Despite the fact that cyber-attacks occur with greater frequency and intensity around the world, many either go unreported or are under-reported, leaving the public with a false sense of security about the threat they pose and the lives and property they impact. While governments, businesses and individuals are all being targeted on an exponential basis, infrastructure is becoming a target of choice among both individual and state-sponsored cyber-attackers, who recognize the value of disrupting what were previously thought of as impenetrable security systems. This has served to demonstrate just how vulnerable businesses, cities and countries have become, and the growing importance of achieving global risk agility in the face of such a threat.
As an example of the growing vulnerability of critical infrastructure, in December 2015 a presumed Russian cyber-attacker successfully seized control of the Prykarpattyaoblenergo Control Center (PCC) in the Ivano-Frankivsk region of Western Ukraine, leaving 230,000 without power for up to 6 hours. This marked the first time that a cyber weapon was successfully used against a nation’s power grid. The attackers were skilled strategists who carefully planned their assault over many months, first doing reconnaissance to study the networks and siphon operator credentials, then launching a synchronized assault in a well-choreographed dance. The control systems in Ukraine were surprisingly more secure than some in the U.S., since they were well-segmented from the control center business networks with robust firewalls (Wired, 3/3/16), emphasizing just how vulnerable power systems are globally.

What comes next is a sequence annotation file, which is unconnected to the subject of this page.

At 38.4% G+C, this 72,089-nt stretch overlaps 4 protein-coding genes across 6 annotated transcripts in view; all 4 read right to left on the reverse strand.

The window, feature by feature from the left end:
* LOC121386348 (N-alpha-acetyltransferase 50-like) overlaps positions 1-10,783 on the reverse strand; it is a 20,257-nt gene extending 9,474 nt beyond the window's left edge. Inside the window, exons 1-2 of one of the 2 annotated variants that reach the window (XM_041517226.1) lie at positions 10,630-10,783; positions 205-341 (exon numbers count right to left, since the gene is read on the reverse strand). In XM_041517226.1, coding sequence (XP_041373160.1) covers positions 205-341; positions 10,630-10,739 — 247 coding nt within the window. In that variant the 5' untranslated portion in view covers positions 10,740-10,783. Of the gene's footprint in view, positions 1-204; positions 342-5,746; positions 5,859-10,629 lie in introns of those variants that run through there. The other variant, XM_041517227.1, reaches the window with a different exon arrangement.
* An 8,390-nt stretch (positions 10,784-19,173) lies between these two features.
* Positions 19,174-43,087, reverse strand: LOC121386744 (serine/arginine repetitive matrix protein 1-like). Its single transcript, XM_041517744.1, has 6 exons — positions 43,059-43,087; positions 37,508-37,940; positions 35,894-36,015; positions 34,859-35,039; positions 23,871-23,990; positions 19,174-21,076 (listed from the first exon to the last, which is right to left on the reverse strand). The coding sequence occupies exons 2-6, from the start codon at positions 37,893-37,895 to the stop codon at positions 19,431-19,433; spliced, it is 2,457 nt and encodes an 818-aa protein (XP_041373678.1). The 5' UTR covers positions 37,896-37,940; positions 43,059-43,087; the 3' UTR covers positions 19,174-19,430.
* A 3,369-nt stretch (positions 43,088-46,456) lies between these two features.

The PCC operated a common form of industrial control system known as a supervisory control and data acquisition system, which allows for remote controlling and monitoring of industrial processes — in this case the distribution of electricity. The attackers overwrote firmware on critical devices at 16 substations, leaving them unresponsive to any remote commands from operators (Wired, 3/3/16), effectively leaving plant operators blind. It now seems clear, given the degree of sophistication of the intrusion, that the attackers could have rendered the system permanently inoperable.